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Snow: What is it Good For…In the Arctic, absolutely everything!

December is Arctic Science Month! This is a great opportunity to highlight the variety of work Environment and Climate Change Canada (ECCC) scientists are up to in Northern Canada. Stay tuned and follow our social media channels to learn more.

This year’s Arctic Science Month kicks off with a profile of an ECCC research scientist who is no stranger to the North: Chris Derksen. Derksen has been working in the Arctic for 25 years.

His first trip to the Arctic was as an undergraduate student at the University of Waterloo. “I’ve always been fascinated by the Arctic. When I got the opportunity to work there as a university co-op student, I couldn’t get enough of it,” said Derksen.

Since joining ECCC, he has been back to the Arctic many times. Derksen co-authored a research paper Snow and Climate: Feedbacks, Drivers, and Indices of Change, published earlier this year in the journal Current Climate Change Reports. The paper looks at the impact of climate change on snow and the important role that snow plays in the global climate system.

Climate Change and Snow

Derksen and his team use satellite imagery to collect data on snow. For example, they examine the extent of snow cover in a particular region of the Arctic and how it changes over time. This information is useful to help researchers understand snow’s vital role for plants and animals in the Canadian Arctic.

Canada’s Changing Climate Report, released earlier this year showed that the Arctic is warming faster than most places in Canada. Derksen’s research confirms that there is less snow cover across the Arctic overall, particularly during the spring. Rising temperatures cause Arctic snow to melt earlier, and soil to warm at a faster pace, contributing to further warming.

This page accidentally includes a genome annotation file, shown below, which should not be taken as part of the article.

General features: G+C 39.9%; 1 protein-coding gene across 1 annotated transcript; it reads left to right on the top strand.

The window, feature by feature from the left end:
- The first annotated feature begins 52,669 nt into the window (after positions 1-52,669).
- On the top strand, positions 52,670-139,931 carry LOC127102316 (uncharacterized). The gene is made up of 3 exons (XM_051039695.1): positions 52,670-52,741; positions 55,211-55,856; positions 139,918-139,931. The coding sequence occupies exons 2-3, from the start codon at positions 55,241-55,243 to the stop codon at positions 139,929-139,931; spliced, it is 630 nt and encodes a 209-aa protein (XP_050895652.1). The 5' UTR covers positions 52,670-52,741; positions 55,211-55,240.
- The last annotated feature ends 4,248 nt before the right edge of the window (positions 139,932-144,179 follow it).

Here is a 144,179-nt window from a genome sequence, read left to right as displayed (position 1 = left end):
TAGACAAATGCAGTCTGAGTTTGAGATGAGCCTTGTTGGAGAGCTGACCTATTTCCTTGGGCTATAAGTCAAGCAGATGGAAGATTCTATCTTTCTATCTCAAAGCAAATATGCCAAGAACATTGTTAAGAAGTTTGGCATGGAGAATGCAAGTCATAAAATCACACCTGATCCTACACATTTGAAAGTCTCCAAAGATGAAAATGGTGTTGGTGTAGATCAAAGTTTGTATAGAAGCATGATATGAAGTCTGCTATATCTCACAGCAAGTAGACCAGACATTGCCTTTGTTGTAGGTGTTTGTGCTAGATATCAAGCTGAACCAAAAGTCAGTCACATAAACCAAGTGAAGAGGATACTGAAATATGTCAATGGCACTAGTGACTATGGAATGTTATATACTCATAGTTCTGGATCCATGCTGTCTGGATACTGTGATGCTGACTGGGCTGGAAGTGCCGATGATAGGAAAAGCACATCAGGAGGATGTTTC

Snow does not just provide an opportunity to hop on a toboggan or slap on your skis, it is also essential to the ecosystem of the North. The snow loss in the Arctic is concerning to Derksen. Snow is a great insulator and it allows animals to seek refuge and hibernate in the winter. It also protects vegetation and insects during cold periods.

While temperature is the main factor explaining snow loss in the Arctic, increased precipitation is another consequence of our changing climate. The combination of warmer temperatures and more precipitation in winter means more frequent rain events when there is snow on the ground. The combination of rain and snow creates ice layers in the snow pack that change snow composition. The ice layers create problems for wildlife such as caribou as it makes their foraging more difficult.

The future of snow research

As the Arctic is changing, scientists need data to track changes in snow cover. ECCC and the Canadian Space Agency are collaborating to develop a new satellite dedicated to monitoring snow. This satellite will provide scientists more detailed information on snow cover across Canada. For example, it will tell scientists the depth of the snow and how much water it contains. This enhanced data will provide scientists like Derksen with a greater understanding of the impact of climate change on snow – an important natural resource to Canadians.

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